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Published on : Saturday, March 26, 2016
The Board of the World Bank Group approved a US$50 million International Development Association (IDA) credit to help Benin develop its tourism sector, the country’s second largest source of foreign exchange earnings and third largest employer, after agriculture and commerce. It will reduce the vulnerability of the economy induced by high dependency on informal trade with Nigeria and the cotton sector.
The new Benin Cross Border Tourism and Competitiveness project (CBTCP) supports the key pillars of Benin’s growth and poverty reduction strategy, namely growth and redistribution, and is well aligned with the World Bank Group’s twin goals of ending poverty and boosting shared prosperity. By helping increase cross-border tourism and private sector investment in the country’s selected key touristic destinations (mainly Abomey-Calavi, Cotonou, Ouidah) and value chains, the CBTCP will help over 1 000 local tourist firms (of which 20 percent are led by female entrepreneurs) expand their economic opportunities and create jobs.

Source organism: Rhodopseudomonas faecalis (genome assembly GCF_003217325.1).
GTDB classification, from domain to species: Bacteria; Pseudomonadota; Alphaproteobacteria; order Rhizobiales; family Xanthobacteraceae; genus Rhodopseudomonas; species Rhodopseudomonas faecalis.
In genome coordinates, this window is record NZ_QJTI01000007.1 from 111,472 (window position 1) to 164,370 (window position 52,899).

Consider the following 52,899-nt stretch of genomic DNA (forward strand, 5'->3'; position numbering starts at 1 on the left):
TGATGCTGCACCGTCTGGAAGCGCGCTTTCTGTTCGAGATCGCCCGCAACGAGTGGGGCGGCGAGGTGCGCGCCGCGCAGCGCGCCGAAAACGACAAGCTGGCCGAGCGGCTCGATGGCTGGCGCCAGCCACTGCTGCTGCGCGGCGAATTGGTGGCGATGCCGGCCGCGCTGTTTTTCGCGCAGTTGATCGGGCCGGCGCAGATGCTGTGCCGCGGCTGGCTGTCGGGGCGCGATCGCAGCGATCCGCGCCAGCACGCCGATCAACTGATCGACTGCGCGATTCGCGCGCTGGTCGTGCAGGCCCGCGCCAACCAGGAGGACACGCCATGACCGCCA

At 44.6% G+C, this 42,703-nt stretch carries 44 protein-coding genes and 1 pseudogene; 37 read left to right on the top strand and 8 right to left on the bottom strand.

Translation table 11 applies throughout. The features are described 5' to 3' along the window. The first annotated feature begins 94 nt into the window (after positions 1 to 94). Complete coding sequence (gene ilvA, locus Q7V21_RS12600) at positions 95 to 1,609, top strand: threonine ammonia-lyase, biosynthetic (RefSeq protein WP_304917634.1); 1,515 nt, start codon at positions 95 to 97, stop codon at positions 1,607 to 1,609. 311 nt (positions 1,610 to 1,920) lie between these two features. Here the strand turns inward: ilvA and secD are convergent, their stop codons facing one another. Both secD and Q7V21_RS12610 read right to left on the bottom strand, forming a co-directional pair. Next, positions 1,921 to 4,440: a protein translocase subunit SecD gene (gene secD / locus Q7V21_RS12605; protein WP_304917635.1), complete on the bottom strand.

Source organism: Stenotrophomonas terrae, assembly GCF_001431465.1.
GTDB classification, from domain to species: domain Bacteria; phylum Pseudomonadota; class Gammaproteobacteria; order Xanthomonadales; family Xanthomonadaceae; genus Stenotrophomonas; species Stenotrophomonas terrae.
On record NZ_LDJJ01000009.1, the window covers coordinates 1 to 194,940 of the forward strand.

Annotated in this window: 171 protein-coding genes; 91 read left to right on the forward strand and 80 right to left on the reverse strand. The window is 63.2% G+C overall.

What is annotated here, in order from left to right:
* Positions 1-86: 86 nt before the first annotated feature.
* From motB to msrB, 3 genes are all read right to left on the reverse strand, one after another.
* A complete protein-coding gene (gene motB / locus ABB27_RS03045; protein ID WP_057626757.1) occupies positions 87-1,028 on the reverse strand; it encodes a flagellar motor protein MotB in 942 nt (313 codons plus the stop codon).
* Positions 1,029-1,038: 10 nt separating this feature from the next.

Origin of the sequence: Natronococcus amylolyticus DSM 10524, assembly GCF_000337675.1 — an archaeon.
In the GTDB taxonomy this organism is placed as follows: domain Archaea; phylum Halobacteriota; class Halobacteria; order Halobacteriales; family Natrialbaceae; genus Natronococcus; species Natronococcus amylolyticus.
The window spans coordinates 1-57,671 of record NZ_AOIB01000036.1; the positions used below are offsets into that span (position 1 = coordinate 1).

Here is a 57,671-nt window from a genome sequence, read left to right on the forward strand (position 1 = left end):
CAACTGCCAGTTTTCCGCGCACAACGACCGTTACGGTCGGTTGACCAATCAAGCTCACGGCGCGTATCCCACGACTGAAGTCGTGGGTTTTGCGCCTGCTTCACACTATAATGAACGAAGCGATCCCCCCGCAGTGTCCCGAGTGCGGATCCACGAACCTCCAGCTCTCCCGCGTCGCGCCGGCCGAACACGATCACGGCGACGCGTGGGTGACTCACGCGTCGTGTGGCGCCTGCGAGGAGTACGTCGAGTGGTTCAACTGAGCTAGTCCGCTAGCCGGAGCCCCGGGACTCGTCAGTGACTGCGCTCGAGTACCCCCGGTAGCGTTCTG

“Benin has a natural comparative advantage and possesses important prerequisites for successful tourism development, including endogenous natural and cultural assets clustered around a compact coastal region and close to key potential source markets”, said Pierre Laporte, the World Bank Country Director for Benin, Burkina Faso, Côte d’Ivoire, Guinea and Togo. “If efforts are made to meet this potential, tourism’s direct contribution to the country’s GDP could be increased up to 30 percent and could generate an estimated 30,000 additional jobs”, he added.
A key constraint for the development of tourism in Benin is that many private operators in the sector lack the minimum capacity to apply for loans, and that the banks have a weak appetite to deal with such loans. The CBTCP will increase incentives for financial institutions to lend and support tourism-related micro, small and medium sized enterprises (MSMEs): “Through a joint risk-sharing facility, the World Bank and the International Finance Corporation (IFC) will encourage private commercial banks and other financial intermediaries to serve a new cohort of MSME clients by partially mitigating creditor risks through first-loss cover”, Pierre Laporte indicated.
The CBTCP will be implemented during a 5-year period, from 2016 to 2021. It supports the implementation of Benin’s tourism policy for 2013-2025 which aims to (i) increase and improve the touristic offer by upgrading sites, infrastructure, skills and quality of services; (ii) promote tourism through marketing, branding and ecotourism development; and (iii) reinforce the managerial and sectoral capacities by improving the institutional, legislative and regulatory frameworks, statistics and sectoral financing sources.